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I searched further about your issue and I found that an attacker used an opensource webshell application to execute shell on your server in a variety of common scripting languages such as ASP,ASPX,PHP,JSP,PL and Python. A quick study of that script lead me to know that: $mujj = $_POST['x']; if ($mujj!="") { This checks the password (password to ...


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It's a PHP shell that reads and evaluates (runs) PHP commands sent to the shell via base64-encoded HTTP-POST messages. It needs some value for x to pass the check, and then the b64-encoded PHP commands sent through the z0 value.


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Stripping out HTML tags is not a sufficient approach to protecting yourself from XSS. Consider the following input: <scri<script>pt> If you strip out the <script> tag, another script tag is created. This is just one example - there are many other attacks that could be used. You should look into protecting yourself from XSS on the ...


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There are two main methods that are commonly discussed when dealing with user input. These two methods are validation and sanitisation. Both of these should be most definitely done on the server side. Client side protections will not prevent attacks such as cross-site scripting or SQL injection. In particular, I think you're talking about cross-site ...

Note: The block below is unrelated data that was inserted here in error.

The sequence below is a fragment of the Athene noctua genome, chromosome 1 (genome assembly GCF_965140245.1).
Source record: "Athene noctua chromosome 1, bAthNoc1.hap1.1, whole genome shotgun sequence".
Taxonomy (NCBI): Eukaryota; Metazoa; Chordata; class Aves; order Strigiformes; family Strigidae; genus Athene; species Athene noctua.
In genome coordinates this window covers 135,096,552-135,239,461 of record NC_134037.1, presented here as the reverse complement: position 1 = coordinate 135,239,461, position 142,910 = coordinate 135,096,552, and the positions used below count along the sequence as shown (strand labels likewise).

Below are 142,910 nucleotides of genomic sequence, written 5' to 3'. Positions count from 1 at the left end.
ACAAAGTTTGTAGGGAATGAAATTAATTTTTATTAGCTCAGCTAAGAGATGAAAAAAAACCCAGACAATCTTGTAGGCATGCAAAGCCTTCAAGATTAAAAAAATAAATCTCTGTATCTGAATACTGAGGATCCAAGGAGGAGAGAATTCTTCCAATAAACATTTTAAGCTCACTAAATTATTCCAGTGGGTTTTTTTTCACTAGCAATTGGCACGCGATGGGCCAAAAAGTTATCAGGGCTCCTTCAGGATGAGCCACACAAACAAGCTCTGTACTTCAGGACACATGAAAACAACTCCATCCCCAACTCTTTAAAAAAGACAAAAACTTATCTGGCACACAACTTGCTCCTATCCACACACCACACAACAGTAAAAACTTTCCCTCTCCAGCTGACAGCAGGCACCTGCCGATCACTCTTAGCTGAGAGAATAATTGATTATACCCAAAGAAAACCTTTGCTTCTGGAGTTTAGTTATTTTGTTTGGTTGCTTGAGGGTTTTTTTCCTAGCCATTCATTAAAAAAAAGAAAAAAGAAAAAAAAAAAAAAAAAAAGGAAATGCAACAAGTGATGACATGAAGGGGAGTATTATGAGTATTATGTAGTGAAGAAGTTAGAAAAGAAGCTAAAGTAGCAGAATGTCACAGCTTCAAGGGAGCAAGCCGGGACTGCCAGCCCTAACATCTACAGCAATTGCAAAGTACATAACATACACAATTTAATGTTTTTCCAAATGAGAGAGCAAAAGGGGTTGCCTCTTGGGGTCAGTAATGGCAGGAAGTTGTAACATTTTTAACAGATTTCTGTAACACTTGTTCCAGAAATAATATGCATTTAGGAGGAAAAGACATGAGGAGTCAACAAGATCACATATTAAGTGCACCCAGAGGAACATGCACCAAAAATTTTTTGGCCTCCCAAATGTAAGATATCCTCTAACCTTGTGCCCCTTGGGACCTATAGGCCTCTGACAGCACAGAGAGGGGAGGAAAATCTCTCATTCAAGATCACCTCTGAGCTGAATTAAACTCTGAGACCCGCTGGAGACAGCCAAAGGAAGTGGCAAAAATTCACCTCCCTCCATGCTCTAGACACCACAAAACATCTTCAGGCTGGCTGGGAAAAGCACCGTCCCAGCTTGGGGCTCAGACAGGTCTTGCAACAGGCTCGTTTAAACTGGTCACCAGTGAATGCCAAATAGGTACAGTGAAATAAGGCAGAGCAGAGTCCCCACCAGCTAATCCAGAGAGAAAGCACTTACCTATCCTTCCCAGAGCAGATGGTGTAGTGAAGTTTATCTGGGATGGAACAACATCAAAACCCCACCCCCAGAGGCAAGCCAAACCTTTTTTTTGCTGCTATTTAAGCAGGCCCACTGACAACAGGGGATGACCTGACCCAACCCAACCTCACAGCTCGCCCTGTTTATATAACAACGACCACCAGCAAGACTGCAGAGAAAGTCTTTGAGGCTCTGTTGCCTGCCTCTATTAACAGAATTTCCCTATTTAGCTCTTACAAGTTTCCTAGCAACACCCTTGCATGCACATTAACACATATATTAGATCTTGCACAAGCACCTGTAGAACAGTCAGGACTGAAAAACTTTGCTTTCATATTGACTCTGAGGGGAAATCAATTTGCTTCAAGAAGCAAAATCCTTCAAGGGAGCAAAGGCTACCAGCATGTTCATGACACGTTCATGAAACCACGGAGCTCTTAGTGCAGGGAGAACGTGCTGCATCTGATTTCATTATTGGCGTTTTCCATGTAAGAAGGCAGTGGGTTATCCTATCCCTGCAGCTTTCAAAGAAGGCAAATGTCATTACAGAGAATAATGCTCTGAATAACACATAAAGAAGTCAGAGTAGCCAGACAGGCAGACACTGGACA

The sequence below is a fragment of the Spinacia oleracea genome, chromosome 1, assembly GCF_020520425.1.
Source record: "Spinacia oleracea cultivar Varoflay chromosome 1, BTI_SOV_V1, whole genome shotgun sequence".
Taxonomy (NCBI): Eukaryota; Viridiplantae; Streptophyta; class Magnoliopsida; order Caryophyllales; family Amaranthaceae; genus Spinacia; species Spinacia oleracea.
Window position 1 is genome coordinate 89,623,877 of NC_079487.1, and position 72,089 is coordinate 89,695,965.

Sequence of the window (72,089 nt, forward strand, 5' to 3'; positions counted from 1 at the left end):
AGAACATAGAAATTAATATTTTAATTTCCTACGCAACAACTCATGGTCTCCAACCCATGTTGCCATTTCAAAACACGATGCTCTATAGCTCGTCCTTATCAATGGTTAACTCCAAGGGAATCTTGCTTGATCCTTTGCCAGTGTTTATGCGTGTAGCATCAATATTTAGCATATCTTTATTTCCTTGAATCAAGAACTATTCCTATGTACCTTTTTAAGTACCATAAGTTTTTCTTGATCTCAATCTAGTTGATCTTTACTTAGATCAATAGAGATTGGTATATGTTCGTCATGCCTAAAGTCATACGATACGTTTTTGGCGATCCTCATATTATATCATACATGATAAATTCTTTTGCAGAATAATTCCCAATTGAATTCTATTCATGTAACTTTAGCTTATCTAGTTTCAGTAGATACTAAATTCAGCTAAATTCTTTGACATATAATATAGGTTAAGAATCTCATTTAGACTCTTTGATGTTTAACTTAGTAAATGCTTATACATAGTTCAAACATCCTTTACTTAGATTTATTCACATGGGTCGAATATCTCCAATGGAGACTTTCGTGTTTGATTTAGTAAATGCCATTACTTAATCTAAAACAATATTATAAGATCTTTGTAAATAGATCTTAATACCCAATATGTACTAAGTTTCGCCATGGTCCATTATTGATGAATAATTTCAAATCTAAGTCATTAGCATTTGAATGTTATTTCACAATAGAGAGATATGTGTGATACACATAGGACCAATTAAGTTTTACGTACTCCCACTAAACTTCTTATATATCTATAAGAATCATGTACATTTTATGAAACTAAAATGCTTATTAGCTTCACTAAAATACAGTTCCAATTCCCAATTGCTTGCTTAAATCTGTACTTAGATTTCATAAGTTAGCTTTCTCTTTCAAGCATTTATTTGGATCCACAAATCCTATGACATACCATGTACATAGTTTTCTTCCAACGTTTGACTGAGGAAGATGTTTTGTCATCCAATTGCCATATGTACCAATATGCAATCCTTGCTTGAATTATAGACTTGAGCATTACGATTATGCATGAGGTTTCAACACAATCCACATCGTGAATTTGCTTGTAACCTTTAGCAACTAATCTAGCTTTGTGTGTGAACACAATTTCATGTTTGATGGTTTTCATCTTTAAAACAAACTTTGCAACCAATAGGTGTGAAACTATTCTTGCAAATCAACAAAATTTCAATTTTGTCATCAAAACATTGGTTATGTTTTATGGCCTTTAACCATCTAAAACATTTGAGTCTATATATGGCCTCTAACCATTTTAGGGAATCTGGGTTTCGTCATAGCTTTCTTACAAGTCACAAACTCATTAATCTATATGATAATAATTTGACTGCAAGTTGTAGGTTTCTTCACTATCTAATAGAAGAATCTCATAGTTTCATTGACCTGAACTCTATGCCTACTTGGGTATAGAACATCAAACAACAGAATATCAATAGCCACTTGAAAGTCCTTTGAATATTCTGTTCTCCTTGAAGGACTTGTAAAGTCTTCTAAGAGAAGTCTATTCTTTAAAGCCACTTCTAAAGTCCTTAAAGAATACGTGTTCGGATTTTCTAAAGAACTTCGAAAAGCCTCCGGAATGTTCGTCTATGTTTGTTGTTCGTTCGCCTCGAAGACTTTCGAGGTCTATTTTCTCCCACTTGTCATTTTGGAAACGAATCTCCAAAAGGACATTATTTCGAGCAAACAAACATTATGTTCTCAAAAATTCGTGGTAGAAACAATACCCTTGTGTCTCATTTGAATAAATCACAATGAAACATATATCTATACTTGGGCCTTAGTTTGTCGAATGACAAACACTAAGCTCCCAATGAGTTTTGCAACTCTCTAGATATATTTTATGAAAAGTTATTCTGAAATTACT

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I think you should send %E5%98%8D%E5%98%8A, not %E5%98%8A%E5%98%8D. Otherwise both tokens get expanded and you probably end up with an extra newline. On the other hand, the extra newline apparently is not interpreted at all, so I'm wondering if your exploit is indeed working, or whether you're seeing your own payload echoed back harmlessly to you and then ...


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You should definitively restrict the range of your question and update the title accordingly. I'm answering here to your last question "has there been any successful injection attacks using camera input ?". Yes, I think you can say so. I'm particularly referring to a vulnerability which affected Google glasses. The Google glass would detect and handle ...


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I would try to just do something like this: http://www.example.com/somepage.php?page=%0d%0aContent-Type: text/html%0d%0aHTTP/1.1 200 OK%0d%0aContent-Type: text/html%0d%0a%0d%0a%3Chtml%3E TEST TEXT %3C/html%3E to start with. Then, if you see 2 different responses, and one of them is a 200, and if you see the text, you can then try whatever stuff with ...


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It's impossible to say from your "screenshot" above, but I'd say you're not getting back 0x0D 0x0A after the location, but instead the high bytes you've sent (0x8A 0x8D), including your Set-Cookie. And you're not interpreting the returned high bytes as CRLF either, so your user agent interprets the Set-Cookie as the non-host-part of the URL. Try switching ...



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